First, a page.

A lot of people around the world celebrate Saint Valentine, but there’s certain traditions that you may not have heard of!
For most of us, Valentine’s Day is simply a lovely, encompassing holiday for you and your loved one. Be it a crush, a partner or a relative, it’s the day to give and receive love and gifts and let your special ones know that you care.
The most recognisable way of celebrating Valentine’s Day is to gift a card or letter to your loved one, be it anonymous or not, and perhaps a box of chocolates and a present.
Valentine’s Day Traditions Around the World
However, around the world in some countries there are very different customs we may not be familiar with.
Japan: The guys get all the gifts
In parts of the world, Valentine’s Day witnesses the spoiling of women. However in Japan, it’s all about spoiling your man on this special day. Valentine’s Day provides them with a day to be comfortable and in the forefront of presenting the men in their lives with gifts and other expressions of their love.
In fact, the gift most given is chocolate. And there are various types of chocolate presents that represent different types of relationships. For example, women may give a gift known as an “obligation chocolate”, to men without any romantic interest like a boss, colleague or family member. Alternatively, there is the “favourite or true feeling chocolate”, that is specially gifted to boyfriends or husbands.
Estonia: Let’s be friends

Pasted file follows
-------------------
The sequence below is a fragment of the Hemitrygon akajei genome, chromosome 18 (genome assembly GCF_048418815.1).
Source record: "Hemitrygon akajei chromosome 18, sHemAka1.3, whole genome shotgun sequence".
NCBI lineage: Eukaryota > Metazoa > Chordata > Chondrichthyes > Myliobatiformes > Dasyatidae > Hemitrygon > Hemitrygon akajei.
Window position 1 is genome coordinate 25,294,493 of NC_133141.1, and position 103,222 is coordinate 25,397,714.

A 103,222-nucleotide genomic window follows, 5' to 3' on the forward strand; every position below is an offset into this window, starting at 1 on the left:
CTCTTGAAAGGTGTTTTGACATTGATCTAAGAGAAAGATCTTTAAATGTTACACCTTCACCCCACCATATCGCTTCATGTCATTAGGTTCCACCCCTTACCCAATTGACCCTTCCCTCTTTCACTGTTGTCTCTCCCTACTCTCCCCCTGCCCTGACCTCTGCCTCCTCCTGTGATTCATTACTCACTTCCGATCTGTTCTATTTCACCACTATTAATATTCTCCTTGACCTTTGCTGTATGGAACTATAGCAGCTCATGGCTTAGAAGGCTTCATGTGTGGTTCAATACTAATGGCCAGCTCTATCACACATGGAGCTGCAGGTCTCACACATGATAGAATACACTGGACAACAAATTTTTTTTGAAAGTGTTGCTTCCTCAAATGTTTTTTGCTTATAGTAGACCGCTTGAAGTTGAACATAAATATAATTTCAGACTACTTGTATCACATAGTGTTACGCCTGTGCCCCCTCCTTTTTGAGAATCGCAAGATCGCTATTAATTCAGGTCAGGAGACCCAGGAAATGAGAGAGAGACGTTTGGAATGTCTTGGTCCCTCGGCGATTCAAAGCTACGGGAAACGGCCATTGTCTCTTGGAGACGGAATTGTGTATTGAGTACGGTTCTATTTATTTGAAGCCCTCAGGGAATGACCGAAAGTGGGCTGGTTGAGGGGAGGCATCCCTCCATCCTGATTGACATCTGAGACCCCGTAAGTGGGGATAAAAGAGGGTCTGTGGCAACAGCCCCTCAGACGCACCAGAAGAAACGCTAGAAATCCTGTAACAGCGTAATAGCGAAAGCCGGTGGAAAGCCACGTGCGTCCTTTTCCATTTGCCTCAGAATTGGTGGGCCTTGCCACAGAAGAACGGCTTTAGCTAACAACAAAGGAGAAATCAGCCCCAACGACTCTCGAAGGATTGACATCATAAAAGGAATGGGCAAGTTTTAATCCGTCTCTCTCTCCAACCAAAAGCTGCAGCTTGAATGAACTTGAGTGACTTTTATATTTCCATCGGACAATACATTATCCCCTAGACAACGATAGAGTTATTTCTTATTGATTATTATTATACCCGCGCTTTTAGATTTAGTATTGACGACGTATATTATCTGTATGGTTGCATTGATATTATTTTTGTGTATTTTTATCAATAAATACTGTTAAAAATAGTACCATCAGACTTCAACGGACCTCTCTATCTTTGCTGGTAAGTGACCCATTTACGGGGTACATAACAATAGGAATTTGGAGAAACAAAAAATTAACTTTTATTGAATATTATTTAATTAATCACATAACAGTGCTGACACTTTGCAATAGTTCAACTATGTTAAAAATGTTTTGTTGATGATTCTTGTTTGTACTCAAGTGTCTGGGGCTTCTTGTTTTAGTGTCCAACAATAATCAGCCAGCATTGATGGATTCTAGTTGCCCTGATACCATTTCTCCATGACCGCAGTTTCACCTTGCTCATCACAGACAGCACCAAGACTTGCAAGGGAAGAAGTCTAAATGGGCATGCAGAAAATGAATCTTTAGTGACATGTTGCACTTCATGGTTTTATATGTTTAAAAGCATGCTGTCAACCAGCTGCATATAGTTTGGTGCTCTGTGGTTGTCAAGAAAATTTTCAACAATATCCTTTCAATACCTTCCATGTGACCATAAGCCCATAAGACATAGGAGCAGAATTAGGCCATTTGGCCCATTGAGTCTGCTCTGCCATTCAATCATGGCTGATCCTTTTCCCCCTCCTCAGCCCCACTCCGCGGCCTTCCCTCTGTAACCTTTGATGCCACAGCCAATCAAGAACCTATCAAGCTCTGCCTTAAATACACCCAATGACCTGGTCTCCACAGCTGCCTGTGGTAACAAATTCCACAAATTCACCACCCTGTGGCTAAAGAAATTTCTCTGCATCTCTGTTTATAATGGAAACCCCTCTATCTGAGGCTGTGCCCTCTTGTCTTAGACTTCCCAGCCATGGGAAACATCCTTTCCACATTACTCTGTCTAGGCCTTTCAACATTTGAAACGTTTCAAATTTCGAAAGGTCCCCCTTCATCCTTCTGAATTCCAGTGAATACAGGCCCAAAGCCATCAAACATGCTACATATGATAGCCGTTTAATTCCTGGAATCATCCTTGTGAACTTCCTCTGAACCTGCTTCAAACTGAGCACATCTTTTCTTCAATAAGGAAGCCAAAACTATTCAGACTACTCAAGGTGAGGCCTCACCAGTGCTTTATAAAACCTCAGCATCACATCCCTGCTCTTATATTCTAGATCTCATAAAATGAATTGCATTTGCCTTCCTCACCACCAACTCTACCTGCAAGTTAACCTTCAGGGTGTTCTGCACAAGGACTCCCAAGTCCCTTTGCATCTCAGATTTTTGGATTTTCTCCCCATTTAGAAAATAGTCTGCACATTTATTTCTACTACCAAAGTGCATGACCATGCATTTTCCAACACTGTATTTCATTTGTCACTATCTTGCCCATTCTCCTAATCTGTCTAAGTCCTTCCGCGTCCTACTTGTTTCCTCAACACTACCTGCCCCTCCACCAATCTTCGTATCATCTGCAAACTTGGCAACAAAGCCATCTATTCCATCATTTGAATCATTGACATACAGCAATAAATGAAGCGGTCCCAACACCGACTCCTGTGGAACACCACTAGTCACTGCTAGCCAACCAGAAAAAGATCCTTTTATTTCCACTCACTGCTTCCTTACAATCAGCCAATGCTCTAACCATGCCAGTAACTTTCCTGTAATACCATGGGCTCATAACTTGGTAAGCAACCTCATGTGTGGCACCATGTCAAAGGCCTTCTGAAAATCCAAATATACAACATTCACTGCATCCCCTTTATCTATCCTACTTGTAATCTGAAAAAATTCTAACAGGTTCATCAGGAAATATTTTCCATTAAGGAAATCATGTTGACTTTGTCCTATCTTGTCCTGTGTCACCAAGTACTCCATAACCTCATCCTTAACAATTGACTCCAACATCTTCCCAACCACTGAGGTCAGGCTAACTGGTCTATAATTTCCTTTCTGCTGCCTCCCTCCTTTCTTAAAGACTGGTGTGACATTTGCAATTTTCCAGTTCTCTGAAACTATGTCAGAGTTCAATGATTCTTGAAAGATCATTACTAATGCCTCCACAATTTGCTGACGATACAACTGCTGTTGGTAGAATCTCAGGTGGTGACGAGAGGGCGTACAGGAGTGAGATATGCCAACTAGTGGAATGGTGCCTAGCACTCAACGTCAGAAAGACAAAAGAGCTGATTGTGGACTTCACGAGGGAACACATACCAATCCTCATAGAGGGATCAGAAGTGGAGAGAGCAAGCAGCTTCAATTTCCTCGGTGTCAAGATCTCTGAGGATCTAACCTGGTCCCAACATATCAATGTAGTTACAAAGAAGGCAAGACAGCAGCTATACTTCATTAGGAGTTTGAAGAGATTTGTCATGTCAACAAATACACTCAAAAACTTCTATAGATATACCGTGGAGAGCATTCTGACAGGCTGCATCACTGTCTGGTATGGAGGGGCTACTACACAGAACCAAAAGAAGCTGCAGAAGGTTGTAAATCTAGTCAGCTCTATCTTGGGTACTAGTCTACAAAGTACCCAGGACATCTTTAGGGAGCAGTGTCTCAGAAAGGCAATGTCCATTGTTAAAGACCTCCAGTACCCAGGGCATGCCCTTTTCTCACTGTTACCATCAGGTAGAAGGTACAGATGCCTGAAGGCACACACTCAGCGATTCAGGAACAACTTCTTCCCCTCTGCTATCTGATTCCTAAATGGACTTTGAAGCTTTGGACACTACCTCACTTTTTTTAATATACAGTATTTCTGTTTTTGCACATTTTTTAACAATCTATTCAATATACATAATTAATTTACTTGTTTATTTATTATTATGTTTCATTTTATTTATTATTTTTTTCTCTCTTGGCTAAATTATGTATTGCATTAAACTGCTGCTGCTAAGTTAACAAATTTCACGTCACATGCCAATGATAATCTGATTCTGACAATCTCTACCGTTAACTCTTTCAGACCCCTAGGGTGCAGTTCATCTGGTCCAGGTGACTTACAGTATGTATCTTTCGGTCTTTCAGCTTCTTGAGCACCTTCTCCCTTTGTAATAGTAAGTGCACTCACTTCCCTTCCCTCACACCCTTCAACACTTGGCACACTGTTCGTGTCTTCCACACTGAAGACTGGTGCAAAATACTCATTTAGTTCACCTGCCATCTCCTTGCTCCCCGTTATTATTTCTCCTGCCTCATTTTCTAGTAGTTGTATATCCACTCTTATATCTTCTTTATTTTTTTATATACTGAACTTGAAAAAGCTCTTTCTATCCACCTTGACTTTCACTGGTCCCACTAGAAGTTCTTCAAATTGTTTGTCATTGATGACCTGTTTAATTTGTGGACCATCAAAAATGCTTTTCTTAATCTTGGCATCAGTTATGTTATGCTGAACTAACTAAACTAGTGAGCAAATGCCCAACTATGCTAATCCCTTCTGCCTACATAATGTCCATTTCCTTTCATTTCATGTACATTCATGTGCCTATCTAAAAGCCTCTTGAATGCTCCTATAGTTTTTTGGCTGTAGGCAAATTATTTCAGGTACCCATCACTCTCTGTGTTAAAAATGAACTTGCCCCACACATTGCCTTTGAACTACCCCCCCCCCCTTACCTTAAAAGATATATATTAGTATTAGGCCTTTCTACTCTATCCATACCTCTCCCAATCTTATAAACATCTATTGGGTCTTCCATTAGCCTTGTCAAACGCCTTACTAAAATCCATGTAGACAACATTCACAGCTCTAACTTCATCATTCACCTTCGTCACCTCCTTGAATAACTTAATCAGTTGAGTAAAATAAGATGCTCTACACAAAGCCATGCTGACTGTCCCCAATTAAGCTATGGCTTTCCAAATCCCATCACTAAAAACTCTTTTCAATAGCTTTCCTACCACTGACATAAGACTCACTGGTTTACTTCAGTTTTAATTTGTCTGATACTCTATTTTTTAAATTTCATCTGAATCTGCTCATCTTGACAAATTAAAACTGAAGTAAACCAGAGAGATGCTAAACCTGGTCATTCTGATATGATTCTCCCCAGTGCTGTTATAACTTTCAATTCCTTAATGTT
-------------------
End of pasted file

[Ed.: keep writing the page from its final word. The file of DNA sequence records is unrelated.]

In this country, Valentine’s Day is known as “Friend’s Day”, so that single people are not left out of the festivities. While streets may often be decorated with hearts and other Valentine’s symbols, there is also an emphasis on non-romantic love and relationships, with friends and family members also exchanging presents on the holiday.
South Korea: Valentine’s, White Day and Black Day…
Like the Japanese, women in South Korea spoil their men on Valentine’s Day. And again, like Japan, the women receive gifts on “White Day” on March 14th, from men in a similar fashion to Valentine’s Day. However, in South Korea they take it a step foward and also have “Black Day”, which lands on April 14th. This day provides opportune moments for singletons who didn’t receive any love on Valentine’s Day and White Day to meet-up with other single friends and enjoy a meal together!
Actually on Black Day, they eat something called “jajangmyeon”, which is a dish made up of white Korean noodles with a black bean sauce. Some believe the black noodles is a celebration of single life, wherease others see it as a mourning of being single.
Nevertheless the South Koreans are romantic souls, and have marked every 14th day of every month with a holiday to signify “love”; January 14th starts as Candle Day, May 14th is Rose Day, June 14th is Kiss Day…. You get the jist.
Phillippines: Mass wedding celebrations
One Valentine’s Day tradition that often reaches international headlines is the mass wedding celebration, which brings together hundreds of couples in large, open spaces across the country to be married in a colossal public ceremony.
France: Une loterie d’amour
Believed to be one of the most romantic countries in the world, France has adopted its own tradition to celebrate Valentine’s Day. This is called “une loterie d’amour”, which means drawing for love. For this, single men and women enter houses that face opposite each other and screened one another until they eventually paired off with a suited partner. Those left single, well, in the past they held huge ceremonial bonfires to throw pictures and objects of the men who rejected them… But officials shut this practice down. After all, we’ve all heard of “hell hath no fury like a woman scorned!” via expatwomen.com